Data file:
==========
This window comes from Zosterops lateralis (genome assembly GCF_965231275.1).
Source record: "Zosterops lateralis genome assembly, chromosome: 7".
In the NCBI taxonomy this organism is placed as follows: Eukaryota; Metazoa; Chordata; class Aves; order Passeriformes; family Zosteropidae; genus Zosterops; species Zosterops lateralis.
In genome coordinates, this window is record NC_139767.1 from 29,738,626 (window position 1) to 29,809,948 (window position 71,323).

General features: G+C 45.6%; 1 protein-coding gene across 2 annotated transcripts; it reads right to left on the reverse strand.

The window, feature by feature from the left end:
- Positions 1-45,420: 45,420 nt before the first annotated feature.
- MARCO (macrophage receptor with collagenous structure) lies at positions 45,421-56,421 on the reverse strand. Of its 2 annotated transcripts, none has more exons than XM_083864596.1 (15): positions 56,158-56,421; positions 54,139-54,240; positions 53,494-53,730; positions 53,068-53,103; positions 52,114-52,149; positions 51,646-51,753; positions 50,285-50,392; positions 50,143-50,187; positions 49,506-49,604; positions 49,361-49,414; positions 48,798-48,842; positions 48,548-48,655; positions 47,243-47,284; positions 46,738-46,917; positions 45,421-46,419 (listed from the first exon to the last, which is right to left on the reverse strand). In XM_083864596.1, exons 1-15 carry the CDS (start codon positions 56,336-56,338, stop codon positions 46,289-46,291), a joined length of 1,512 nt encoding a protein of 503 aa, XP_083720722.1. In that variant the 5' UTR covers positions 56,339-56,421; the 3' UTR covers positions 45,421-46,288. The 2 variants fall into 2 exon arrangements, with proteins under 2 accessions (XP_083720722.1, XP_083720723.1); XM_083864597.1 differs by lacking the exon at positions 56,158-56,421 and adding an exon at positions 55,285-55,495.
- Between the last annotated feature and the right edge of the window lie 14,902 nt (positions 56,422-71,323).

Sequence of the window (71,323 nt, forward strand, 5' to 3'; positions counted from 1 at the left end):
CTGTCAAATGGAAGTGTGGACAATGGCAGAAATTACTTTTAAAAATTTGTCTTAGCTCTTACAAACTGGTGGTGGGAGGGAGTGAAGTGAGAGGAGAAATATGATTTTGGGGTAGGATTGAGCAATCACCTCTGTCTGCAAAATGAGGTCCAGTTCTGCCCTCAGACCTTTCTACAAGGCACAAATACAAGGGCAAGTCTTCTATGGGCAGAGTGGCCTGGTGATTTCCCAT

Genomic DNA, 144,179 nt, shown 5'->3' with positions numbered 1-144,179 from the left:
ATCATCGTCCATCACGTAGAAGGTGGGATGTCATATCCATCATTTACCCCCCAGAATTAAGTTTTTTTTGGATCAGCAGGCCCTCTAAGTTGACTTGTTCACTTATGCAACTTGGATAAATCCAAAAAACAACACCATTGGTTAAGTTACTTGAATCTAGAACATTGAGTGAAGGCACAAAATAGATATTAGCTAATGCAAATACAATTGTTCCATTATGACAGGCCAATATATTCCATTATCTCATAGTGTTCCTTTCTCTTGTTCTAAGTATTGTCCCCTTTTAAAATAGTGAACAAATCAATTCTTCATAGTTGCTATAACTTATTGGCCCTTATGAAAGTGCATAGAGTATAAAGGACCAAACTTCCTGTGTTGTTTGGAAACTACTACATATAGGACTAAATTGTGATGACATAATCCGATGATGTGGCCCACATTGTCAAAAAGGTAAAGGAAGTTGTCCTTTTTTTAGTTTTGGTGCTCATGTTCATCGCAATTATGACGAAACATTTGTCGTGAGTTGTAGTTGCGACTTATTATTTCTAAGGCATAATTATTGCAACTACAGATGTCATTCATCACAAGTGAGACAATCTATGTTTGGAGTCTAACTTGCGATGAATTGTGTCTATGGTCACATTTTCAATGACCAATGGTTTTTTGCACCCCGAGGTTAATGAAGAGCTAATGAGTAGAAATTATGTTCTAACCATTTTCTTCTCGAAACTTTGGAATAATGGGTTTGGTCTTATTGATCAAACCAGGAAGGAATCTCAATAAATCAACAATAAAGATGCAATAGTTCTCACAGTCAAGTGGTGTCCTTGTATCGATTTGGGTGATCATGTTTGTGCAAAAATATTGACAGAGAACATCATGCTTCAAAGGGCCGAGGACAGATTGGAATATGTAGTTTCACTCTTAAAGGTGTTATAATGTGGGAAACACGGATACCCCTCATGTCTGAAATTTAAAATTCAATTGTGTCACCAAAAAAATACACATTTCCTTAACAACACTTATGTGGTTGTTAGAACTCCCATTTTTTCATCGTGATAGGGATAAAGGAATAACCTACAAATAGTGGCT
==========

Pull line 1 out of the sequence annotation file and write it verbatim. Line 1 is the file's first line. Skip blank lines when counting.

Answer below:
This window comes from Zosterops lateralis (genome assembly GCF_965231275.1).